Handy Barker’s review published on Letterboxd:
OZU IS BETTER WITHOUT DIALOGUE: He's no Preston Sturges, he's Buster Keaton.
I'm doing what you probably shouldn't do: watching both "Floating Weeds" films the same day.
I LOVED the first, though I honestly couldn't care less about the Father/estranged Son plot: the father was the weakest character compared to his theatrical love interest and little Tomio, the boy clown who plays the dog. No one else can compare to the two of them for charm, humanity, and subtlety as actors. I didn't miss the lack of color or dialogue.
OZU might be the worst director for dialogue, because he really doesn't need it, and far too often, what's said is either said or countermanded by some actions that are far more effective.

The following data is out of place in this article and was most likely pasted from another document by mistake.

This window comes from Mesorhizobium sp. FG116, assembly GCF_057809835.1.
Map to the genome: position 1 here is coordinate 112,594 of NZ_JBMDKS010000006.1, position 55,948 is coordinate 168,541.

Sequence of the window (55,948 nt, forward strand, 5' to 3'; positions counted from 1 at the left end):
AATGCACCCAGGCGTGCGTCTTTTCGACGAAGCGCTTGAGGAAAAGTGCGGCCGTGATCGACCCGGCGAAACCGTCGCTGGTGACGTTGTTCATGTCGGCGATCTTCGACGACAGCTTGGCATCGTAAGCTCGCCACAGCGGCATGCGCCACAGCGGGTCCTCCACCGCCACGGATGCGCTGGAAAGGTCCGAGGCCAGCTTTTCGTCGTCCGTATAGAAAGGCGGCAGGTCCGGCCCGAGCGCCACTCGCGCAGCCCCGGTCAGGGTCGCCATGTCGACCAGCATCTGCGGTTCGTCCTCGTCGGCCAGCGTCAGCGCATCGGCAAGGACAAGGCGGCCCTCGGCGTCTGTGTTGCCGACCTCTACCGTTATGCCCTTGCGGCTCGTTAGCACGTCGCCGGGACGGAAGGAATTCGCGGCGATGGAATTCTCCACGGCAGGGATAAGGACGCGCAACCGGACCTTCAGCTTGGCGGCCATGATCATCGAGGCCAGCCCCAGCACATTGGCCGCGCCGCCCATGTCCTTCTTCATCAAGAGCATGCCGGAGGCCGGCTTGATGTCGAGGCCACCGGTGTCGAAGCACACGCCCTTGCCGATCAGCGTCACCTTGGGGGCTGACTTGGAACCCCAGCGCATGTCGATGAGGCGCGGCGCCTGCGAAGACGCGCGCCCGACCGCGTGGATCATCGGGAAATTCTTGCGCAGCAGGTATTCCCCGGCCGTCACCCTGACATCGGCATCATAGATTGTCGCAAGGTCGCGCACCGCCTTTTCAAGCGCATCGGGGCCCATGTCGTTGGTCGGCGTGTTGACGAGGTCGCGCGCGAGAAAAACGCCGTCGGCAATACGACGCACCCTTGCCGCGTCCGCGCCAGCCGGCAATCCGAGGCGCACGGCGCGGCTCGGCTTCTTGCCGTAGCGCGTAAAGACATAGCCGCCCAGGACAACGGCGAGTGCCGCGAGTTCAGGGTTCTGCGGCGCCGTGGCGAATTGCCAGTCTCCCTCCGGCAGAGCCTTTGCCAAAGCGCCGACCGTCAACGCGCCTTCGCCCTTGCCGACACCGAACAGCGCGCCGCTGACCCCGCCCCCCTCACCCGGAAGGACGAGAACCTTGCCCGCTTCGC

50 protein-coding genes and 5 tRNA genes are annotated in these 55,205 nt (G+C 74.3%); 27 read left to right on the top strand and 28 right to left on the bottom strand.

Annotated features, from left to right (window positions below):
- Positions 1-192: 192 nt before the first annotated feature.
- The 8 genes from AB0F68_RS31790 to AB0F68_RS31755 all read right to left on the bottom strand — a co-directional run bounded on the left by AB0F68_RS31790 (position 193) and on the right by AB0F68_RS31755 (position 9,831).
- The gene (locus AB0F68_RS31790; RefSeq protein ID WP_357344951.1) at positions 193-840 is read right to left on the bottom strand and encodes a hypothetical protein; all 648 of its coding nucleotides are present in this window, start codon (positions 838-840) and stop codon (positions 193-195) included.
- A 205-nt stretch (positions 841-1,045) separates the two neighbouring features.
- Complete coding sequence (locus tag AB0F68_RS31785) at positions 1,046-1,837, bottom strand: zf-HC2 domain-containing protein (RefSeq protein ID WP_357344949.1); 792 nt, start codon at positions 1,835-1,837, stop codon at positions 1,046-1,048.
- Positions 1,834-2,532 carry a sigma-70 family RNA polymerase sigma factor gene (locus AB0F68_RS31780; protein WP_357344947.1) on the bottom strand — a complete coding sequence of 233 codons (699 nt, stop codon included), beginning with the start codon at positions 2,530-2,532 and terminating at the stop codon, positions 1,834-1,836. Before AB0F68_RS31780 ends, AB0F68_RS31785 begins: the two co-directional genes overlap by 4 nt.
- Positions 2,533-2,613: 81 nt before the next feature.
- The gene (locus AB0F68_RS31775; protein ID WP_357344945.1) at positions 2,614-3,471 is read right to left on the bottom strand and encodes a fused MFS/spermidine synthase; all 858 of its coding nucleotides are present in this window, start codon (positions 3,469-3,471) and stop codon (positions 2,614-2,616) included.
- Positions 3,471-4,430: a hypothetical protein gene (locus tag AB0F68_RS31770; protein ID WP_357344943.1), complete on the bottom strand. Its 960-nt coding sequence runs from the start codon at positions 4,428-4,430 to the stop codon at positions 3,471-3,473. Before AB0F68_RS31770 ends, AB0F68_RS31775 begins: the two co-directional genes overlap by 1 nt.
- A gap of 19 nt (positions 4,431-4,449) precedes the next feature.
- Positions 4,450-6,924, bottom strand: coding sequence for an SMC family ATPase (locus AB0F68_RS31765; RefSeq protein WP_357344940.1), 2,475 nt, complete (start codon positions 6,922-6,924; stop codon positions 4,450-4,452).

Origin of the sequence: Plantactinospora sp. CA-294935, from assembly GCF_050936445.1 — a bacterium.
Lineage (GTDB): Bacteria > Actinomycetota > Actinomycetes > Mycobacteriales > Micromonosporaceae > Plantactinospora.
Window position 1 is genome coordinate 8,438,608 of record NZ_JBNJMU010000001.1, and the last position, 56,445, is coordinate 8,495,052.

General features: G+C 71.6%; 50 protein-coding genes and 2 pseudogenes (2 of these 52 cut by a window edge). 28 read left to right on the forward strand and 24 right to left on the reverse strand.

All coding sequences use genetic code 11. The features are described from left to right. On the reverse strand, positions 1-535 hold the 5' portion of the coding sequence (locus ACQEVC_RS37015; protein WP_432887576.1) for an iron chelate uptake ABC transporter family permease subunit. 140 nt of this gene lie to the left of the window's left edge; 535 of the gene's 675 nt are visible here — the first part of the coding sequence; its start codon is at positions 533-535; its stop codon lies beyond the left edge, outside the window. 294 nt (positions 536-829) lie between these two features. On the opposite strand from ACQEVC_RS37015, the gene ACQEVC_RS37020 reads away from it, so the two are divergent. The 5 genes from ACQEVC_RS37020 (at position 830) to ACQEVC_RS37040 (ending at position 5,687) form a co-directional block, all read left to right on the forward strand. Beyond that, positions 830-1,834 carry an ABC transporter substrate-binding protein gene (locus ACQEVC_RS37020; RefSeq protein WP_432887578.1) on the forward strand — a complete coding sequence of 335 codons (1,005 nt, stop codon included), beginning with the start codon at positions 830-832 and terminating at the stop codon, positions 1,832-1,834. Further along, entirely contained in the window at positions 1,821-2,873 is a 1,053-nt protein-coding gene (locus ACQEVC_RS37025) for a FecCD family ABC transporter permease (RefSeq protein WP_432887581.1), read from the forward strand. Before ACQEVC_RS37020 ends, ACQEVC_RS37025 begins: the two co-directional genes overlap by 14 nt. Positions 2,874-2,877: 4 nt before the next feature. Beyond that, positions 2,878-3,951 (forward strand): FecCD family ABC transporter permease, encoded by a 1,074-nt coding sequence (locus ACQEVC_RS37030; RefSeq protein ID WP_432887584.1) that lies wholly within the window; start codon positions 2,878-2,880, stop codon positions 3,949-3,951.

The Planometric framing works brilliantly and shows how a space can be explored in interesting ways. The color is gorgeous. The addition of sound in scenes like the rain is gorgeous.
But the addition of dialogue, to me, barely does anything for the film, compared to having actual sight gags and action in the 34 film.
And no matter how stiff the Master was in 34, this old geezer is SKEEZY--bellyaching about his son. The son is a stiff, the Mom is too young to be his mom, and his theatre main squeeze isn't diabolical or compelling.
And there's no dog clown.
A thoroughly worse film except for moments of theatre and putting on makeup. Even the "Seduce him" scene, which raised high stakes with a ten Yen note pinned to her makeup mirror was hot. But this was thick with late 50s morality. The seduction is cute, but the boy is a stiff.
I can understand why an artist would want to return and remake a previous work. But in almost all areas except color and sound, this film is a step down from the original.